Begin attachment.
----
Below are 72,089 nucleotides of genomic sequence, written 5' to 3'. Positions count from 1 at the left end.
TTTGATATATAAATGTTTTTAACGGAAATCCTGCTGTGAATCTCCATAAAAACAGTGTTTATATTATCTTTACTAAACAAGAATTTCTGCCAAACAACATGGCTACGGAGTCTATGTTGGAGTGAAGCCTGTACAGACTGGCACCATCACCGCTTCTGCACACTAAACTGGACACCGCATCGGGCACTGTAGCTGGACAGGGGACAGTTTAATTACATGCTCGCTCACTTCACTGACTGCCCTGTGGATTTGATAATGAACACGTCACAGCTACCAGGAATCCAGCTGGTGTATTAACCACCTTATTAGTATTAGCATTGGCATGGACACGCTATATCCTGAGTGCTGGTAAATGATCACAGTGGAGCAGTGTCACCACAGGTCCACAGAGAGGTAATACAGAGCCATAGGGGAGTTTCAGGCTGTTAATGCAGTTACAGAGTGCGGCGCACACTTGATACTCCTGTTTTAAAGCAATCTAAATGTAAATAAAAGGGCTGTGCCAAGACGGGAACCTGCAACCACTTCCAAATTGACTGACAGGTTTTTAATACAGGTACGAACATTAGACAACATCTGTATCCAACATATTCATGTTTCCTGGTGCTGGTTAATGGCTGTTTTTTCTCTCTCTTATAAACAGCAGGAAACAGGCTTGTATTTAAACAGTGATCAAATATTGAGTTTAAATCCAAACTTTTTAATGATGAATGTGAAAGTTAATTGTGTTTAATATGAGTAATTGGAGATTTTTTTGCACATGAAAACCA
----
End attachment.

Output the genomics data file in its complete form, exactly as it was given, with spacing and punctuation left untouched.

Below are 72,089 nucleotides of genomic sequence, written 5' to 3'. Positions count from 1 at the left end.
TTTGATATATAAATGTTTTTAACGGAAATCCTGCTGTGAATCTCCATAAAAACAGTGTTTATATTATCTTTACTAAACAAGAATTTCTGCCAAACAACATGGCTACGGAGTCTATGTTGGAGTGAAGCCTGTACAGACTGGCACCATCACCGCTTCTGCACACTAAACTGGACACCGCATCGGGCACTGTAGCTGGACAGGGGACAGTTTAATTACATGCTCGCTCACTTCACTGACTGCCCTGTGGATTTGATAATGAACACGTCACAGCTACCAGGAATCCAGCTGGTGTATTAACCACCTTATTAGTATTAGCATTGGCATGGACACGCTATATCCTGAGTGCTGGTAAATGATCACAGTGGAGCAGTGTCACCACAGGTCCACAGAGAGGTAATACAGAGCCATAGGGGAGTTTCAGGCTGTTAATGCAGTTACAGAGTGCGGCGCACACTTGATACTCCTGTTTTAAAGCAATCTAAATGTAAATAAAAGGGCTGTGCCAAGACGGGAACCTGCAACCACTTCCAAATTGACTGACAGGTTTTTAATACAGGTACGAACATTAGACAACATCTGTATCCAACATATTCATGTTTCCTGGTGCTGGTTAATGGCTGTTTTTTCTCTCTCTTATAAACAGCAGGAAACAGGCTTGTATTTAAACAGTGATCAAATATTGAGTTTAAATCCAAACTTTTTAATGATGAATGTGAAAGTTAATTGTGTTTAATATGAGTAATTGGAGATTTTTTTGCACATGAAAACCA